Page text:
(46.) As is evident, for example, from files in the secret-police's archives (see Arkhiv Pogranichnoe upravlenie Federal'noi sluzhby bezopasnosti, Arkhivno-sledstvennie dela P-14040 and P-33882).
(47.) GARF, f. 1235, op. 130 (1935), d.3, II. 20-1; N.F. Bugai, "Vyselenie sovetskikh koreitsev s Dal'nego Vostoka," Voprosy istorii 5, 1994, 141-8.
(48.) Pak Sen Khun, "Vospominaniia rabotnika NKVD," Tikhookeanskii komsomolets, 11 February 1989, 6-7.
(49.) More on this will be said in my forthcoming article "Soprotivlenie stalinskim repressiiam."
(50.) Lan'kov, "Koreitsy SNG."
(51.) RGIA DV, f. r-2413, op. 4, d. 1676, ll. 95a-96.
(52.) Chernolutskaia, "Prikaz," 56.
(53.) Deribas was arrested on 12 August and shot in July 1938; see Nikolaev, "Vystrely," 140-8.
(54.) Arkhiv Prezidenta Rossiiskoi Federatsii [from here: AP RF], f. 3, op. 58, d.139, ll. 1-2 (Protokol no. 52).
(55.) GARF f. 5446sch, op. 29, d. 48, ll. 63-4, 66; GARF f. 5446sch, op. 29, d. 51, l. 16.
(56.) GARF, f. 5446, op. 57, d. 52, l. 29.
(57.) Lan'kov, "Koreitsy SNG."
(58.) GARF, f. 5446sch, op. 29, d. 49, l. 35.
(59.) GARF, f. 5446sch, op. 29, d. 49, ll. 29-30.
(60.) AP RF, f. 3, op. 58, d. 139, ll. 1-2 (Protokol No. 52).
(61.) Bogatyrov, ed., Sistemnaia istoriia, vol. 1, 260-1; K.E. Cherevko, Serp i molot protiv samuraiskogo mecha, Moscow: Veche, 2003.
(62.) German Kim, Istoriia immigratsii koreitsev, vol. 1: Vtoraia polovina xix v.-1945, Almaty: Daik-Press, 1999.
(63.) I intend to further explore this question in a forthcoming article, "Soprotivlenie stalinskim repressiiam na Dal'nem Vostoke v 1930-egg." ["Opposition to the Stalinist repressions in the Far East during the 1930s"].
(64.) See for example, "Memorandum prem'er-ministra Iaponii generala Giiti Tanaka ot 25 iuilia 1927 g.," in Bogatyrov, ed., Sistema istoriia, vol. 2.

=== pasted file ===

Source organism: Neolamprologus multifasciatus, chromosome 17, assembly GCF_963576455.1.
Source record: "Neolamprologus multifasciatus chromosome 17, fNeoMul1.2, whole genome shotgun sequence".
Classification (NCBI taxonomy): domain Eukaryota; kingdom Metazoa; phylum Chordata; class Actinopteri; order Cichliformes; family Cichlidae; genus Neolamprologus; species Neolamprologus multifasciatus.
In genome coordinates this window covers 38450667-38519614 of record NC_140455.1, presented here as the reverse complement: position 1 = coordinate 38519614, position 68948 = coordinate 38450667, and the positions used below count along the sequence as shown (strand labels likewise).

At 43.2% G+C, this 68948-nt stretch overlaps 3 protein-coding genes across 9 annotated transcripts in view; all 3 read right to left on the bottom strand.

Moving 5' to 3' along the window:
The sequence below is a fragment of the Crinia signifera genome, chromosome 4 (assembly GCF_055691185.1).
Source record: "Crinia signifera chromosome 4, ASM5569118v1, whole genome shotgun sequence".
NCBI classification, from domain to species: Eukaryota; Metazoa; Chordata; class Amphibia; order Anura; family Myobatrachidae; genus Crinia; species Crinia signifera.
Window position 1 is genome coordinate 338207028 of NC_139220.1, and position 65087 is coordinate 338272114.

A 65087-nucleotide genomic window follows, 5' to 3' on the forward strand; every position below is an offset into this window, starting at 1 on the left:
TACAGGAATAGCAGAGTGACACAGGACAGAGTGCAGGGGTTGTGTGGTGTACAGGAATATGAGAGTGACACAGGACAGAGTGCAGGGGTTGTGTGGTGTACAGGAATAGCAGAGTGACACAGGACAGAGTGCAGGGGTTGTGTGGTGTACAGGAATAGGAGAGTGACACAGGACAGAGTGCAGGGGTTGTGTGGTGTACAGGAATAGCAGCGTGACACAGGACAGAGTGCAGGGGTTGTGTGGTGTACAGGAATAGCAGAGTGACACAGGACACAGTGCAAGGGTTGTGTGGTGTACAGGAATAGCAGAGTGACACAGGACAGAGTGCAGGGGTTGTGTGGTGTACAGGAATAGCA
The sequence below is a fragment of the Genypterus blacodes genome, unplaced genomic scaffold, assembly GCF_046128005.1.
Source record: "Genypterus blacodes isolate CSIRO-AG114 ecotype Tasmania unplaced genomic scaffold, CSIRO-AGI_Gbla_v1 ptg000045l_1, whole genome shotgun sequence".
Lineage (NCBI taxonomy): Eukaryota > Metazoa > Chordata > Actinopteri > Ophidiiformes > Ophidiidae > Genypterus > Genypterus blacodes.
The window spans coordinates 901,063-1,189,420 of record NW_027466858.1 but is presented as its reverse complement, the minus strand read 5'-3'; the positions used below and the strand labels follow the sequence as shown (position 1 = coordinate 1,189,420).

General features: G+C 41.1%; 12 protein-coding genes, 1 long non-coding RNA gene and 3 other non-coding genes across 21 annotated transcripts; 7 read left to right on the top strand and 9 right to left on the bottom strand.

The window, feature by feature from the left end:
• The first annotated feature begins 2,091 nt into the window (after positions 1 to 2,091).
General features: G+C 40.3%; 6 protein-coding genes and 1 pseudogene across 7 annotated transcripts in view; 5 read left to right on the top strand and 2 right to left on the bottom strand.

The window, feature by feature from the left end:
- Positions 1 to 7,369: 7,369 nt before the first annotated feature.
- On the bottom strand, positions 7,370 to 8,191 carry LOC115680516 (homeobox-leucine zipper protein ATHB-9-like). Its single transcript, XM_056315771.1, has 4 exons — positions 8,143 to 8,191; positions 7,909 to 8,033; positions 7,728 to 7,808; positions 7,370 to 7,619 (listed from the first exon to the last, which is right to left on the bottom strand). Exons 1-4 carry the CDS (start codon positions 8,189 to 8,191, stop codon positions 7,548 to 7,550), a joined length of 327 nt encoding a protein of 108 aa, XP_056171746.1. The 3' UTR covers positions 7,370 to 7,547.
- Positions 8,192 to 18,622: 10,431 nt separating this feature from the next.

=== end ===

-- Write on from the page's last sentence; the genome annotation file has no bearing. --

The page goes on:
(65.) See Mestnye Sovety Primor'ia. Stranitsy istorii. Sbornik dokumentov, 1922-1985 gg., Vladivostok: Dal'nevostochnoe knizhnoe izdatel'stvo, 1990, 37. [Trans. note:] Before 1929, Soviet provinces (subsequently called krai or oblast') were called guberniia, following tsarist tradition.
(66.) Cherevko, Serp i molot. Some of the Amur islands were only returned to China in the 2000s. Such was the case with the island Tarabarov, half of the island of Bol'shoi Ussuriisk and a number of smaller islands in 2004. After extended further delineation as well as official procedures, the transfer of the islands occurred on 14 October 2008. The island Bol'shoi in the Argun' river was likewise handed over. Previously, in 1991, Russia gave China a number of islands back, including the Damanskii island because of which bloody battles had been waged between the USSR and the Chinese People's Republic in 1969.
(67.) "Dogovor o nenapadenii mezhdu SSSR i Kitaiskoi respublikoi, zakliuchennyi 21 avgusta 1937 g.," in Bogatyrov, ed., Sistema iztoriia, vol. 2.
(69.) We will further address this question in the article "Soprotivlenie stalinskim repressiiam na Dal'nem Vostoke v 1930-e gg."
(70.) V.G. Makarenko, "Vyshee obrazovanie na Dal'nem Vostoke SSSR v poslevoennye gody (1945-1950-e gody)," in Aziatsko-Tikhookeanskii region: Arkheologiia, Etnografiia, Istoriia, Vladivostok: Dal'nauka, 2008, 199-221: 204. The institute in Voroshilov was established by a USSR Council of Ministers decree of 19 August 1957 (no. 1040) and of the Soviet Ministry of Agriculture of 31 August 1957 (no. 306; see "Kratkaia istoricheskaia spravka no.1," Archive of the Primorskaia gosudarstvennaia sel'skokhoziaistvennaia akademiia). In the same year the town was renamed Ussuriisk, when K.E. Voroshilov (1881-1969) was attacked as a sympathizer of the "Anti-Party Group" that had intrigued against Communist party leader Nikita Khrushchev.
(71.) We will look further into this matter in my forthcoming article "Stanovlenie VYZov Primorskogo kraia v 1950-e gg. (na primere PSKhI)." ["The Establishment of Institutes of Higher Education in the Maritime Region in the 1950s (by way of the example of the Primorskaia gosudarstvennaia sel'skokhoziaistvennaia akademiia)"]
Alexander Kim is an Associate Professor at Primorye State Agricultural Academy, Institute of Humanitarian Education in the Department of History and Humanitarian Education. His recent publications include "Relations between Bohai and Silla from the seventh to the ninth century: a critical analysis." Acta Orientalia. Vol. 64 (3) (2011): 345-356, and "On the origin of the Jurchen People (a study based on Russian Sources)." Central Asiatic Journal. 55 (2011) 2:165-176. The author thanks Kees Boterbloem for translating this essay and Ben Sperduto, Derek Vande Velde, and Kees Boterbloem for editing the article for an English-language audience.